From Janesville Gazette – March 28, 2015 See article online
BELOIT—Cecilia Dever likes to share a success story about Savanna Brewster, a young woman on the verge of homelessness.
When Savanna lost her job, she went for help to Community Action of Rock and Walworth Counties.
Community Action found she was eligible for a program that helped her find stable housing. With a secure home, Savanna was able to focus on goals to become self-sufficient.
She became a certified nursing assistant and now wants to be a nurse.
The program that set her on a path to success is known as PATHS.
The acronym stands for Permanent Connections, Academics, Training and Employment, Housing, and Social and Emotional Wellbeing.
“It’s our most recent program, starting in 2014,” said Dever, executive director of Community Action. “In addition to housing, clients are linked with training opportunities and employment.”
The program is one of more than 20 Community Action programs that help people like Savanna fight poverty in local communities every day.
Food help, affordable housing, at-risk-youth programs, health care, employment training and support and learning centers for kids are among them.
The agency also offers a fatherhood program in Beloit, which it wants to expand to Janesville and Walworth County. The purpose is to help fathers get employment, pay child support and be part of their children’s lives.
This year, Community Action celebrates a notable milestone: For 50 years, the nonprofit agency has been empowering people to help themselves.
“We provide a hand up instead of a handout,” Dever said. “Participants have to do all the work. We can’t do it for them. When they are ready, they come to us, and we help them achieve their goals.”
Community Action began locally in 1965 as part of Lyndon Johnson’s War on Poverty.
Today, the agency invests more resources to fight poverty in Rock and Walworth counties than any other not-for-profit group, Dever said.
Community Action has an annual budget of $7.5 million with a staff of about 100 employees. Last year, it served more than 5,350 people.
About half the money comes from federal grants and contracts. State grants and contracts make up about one-quarter of the budget, while private sector resources add 20 percent. Local grants and contracts make up 2 percent.
Community Action prides itself in being locally controlled and responsive to local needs.
“We maintain healthy working relationships with local governments and work alongside them to combat poverty and avoid duplication of services,” Dever said. “If there is a need in the community, we step up and are willing to accomplish it.”
An example is a mentoring program for young people in Beloit. The effort grew out of violence in the city.
“We are working on funding to enhance the program,” Dever said. “Our staff is running it. Young people meet twice a week after school to share a meal and set goals. We get youth off the street and work with them.”
Dever started at Community Action as deputy director in January 2014. She became executive director in late January.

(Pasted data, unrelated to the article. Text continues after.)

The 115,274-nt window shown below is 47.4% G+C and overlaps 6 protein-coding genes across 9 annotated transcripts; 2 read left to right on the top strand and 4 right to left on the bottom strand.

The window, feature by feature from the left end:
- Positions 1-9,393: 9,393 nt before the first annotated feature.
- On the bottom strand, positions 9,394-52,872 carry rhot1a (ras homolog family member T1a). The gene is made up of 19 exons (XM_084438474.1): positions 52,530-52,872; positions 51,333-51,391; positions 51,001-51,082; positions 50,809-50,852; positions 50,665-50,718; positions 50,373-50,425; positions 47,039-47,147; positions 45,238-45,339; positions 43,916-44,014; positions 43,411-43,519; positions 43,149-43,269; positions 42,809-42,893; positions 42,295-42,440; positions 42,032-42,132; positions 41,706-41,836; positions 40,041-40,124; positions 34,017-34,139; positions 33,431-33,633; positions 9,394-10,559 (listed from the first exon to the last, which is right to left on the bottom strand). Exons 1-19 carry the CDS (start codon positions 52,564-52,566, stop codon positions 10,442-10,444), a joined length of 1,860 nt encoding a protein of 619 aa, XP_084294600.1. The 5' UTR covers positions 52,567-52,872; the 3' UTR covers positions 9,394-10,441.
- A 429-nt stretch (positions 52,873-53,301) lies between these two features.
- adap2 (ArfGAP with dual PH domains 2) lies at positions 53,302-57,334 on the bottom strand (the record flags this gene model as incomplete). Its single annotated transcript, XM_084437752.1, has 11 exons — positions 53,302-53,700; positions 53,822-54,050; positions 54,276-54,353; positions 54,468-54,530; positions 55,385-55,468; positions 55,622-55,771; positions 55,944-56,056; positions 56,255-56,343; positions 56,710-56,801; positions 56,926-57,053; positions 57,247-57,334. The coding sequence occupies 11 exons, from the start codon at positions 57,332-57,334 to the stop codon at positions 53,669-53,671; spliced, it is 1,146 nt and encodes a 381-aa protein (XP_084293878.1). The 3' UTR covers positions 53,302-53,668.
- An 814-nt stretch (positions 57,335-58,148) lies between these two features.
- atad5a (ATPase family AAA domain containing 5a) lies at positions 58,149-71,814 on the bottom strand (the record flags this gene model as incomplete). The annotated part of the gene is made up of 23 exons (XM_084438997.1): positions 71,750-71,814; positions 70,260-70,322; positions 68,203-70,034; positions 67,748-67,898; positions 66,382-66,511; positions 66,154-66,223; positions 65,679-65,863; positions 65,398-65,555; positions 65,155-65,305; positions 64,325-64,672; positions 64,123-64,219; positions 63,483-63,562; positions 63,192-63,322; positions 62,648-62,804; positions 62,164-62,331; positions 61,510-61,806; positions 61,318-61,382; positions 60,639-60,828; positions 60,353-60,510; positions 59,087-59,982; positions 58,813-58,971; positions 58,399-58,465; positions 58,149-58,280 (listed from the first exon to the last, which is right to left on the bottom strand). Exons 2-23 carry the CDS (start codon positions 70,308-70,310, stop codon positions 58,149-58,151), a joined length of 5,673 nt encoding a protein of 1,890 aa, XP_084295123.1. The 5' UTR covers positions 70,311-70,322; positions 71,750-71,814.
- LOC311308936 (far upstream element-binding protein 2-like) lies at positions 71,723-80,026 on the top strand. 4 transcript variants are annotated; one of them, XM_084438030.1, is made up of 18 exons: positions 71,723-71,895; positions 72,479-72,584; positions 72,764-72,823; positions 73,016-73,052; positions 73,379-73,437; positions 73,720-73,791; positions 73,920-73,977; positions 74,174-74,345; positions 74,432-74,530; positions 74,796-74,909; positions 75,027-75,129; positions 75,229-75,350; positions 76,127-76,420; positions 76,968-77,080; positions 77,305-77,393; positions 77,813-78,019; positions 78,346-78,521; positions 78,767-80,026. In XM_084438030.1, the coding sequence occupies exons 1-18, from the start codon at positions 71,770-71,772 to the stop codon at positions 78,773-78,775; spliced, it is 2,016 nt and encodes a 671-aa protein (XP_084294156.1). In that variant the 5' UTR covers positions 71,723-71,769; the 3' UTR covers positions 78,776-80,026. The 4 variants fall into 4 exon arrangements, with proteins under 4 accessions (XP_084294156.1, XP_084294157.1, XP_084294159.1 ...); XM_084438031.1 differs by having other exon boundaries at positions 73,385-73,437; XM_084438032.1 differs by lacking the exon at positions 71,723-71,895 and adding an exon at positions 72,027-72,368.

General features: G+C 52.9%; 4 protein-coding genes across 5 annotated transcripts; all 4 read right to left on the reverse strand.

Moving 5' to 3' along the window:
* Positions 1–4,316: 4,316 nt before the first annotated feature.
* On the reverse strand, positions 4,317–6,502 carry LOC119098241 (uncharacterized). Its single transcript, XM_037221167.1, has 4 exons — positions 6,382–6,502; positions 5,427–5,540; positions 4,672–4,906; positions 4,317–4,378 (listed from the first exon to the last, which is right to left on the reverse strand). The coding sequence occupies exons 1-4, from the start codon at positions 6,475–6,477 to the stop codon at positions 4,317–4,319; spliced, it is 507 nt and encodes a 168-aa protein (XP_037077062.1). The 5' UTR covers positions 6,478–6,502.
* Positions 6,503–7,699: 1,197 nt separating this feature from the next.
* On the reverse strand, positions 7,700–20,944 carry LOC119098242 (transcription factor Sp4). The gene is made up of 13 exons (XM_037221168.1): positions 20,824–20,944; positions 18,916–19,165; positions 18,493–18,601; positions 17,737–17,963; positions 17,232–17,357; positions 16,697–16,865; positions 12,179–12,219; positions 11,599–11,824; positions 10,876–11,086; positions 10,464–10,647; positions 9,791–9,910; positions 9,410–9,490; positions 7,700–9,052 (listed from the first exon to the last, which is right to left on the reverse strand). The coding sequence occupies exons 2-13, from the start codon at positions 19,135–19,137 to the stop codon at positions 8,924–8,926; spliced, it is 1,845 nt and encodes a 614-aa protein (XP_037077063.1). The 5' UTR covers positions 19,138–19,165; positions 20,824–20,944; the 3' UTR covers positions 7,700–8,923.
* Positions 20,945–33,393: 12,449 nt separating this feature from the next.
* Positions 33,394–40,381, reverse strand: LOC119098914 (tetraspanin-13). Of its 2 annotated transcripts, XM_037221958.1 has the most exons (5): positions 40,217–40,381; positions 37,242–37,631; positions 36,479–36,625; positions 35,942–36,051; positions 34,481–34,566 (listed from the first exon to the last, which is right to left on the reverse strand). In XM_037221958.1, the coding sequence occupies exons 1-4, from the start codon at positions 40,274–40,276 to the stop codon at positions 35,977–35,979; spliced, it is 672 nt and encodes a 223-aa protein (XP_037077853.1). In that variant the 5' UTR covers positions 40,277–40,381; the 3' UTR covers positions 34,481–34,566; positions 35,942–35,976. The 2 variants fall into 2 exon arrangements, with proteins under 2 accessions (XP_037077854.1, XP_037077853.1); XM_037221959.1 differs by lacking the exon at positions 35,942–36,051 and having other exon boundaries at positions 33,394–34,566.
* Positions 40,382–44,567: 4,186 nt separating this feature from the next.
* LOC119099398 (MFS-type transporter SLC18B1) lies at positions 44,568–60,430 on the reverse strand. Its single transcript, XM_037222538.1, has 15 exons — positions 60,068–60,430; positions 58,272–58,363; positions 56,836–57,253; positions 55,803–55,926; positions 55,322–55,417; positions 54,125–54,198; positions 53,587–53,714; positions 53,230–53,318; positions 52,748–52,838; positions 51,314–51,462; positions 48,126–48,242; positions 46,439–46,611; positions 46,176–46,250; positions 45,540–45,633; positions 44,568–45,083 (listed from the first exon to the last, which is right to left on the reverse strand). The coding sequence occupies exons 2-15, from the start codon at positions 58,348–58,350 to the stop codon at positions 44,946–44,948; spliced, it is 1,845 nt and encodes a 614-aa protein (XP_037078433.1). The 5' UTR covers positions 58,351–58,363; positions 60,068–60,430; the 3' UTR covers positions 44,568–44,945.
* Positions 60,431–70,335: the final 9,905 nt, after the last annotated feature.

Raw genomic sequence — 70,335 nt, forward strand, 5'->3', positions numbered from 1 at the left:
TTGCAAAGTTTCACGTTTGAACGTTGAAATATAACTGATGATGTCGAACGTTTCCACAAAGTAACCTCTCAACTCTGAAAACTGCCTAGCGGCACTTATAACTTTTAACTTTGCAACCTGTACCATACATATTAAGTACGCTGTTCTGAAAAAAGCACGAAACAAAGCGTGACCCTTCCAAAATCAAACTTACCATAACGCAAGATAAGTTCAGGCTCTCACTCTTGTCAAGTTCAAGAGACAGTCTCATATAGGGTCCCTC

“I’m very committed to the success of the community,” she said.
EMPHASIS ON WORK
Lisa Furseth worked as the agency’s executive director for 12 years.
“We really honed in on the reality that the only true path out of poverty is access to good employment,” she said. “We worked to build employment, education and skill building.”
The former executive director said the agency focused its best work on “people who have suffered the most in mainstream systems, including kids who are likely to fail in traditional school systems.”
The Beloit Fresh Start/Youth Build program is an example.
The program takes on broad challenges facing young people who have fallen through the cracks, said John Ramstad, director of community programs at the Community Action Pathways Center, Beloit.
Fresh Start helps students earn high school diplomas and prepare for work or post-secondary education.
“We accept students who want to make changes in their lives,” Ramstad said. “Seventy-two percent are placed in employment, continuing education or the military.”
Young people also learn about healthy relationships.
“Many lack sufficient role models to keep them on the paths to success,” Ramstad said. “No other program I am aware of has the resources to take on such a broad but necessary agenda in the lives of our youth.”
Furseth said it takes a special kind of person to work at Community Action.
“We set a high bar for ourselves,” she said. “The agency has an amazing team compelled to take on the hard stuff. The team never wants to walk away from people with potential.”
She called helping as much an art as a profession.
Marc Perry has been with Community Action since 2006. He said his job is rewarding every day because he has a chance to improve someone’s life.
“We have the privilege of being the voice for the most vulnerable among us,” Perry said. “The work that we do is not a job but a lifestyle. My life is not my own. My life is lived in the service of others.”
He is especially proud of the Homeless Intervention Task Force, which has raised awareness about homelessness in Rock County since 2005.
“Hunger and homelessness remain critical issues in this community,” Perry said. “But in 2015, so many more people are paying attention, and so many more people are working together to combat it.”
He summed up the work of Community Action.
“We are never afraid to lead,” Perry said. “That is the true strength of the organization and the true impact on the communities we serve. We always step forward.”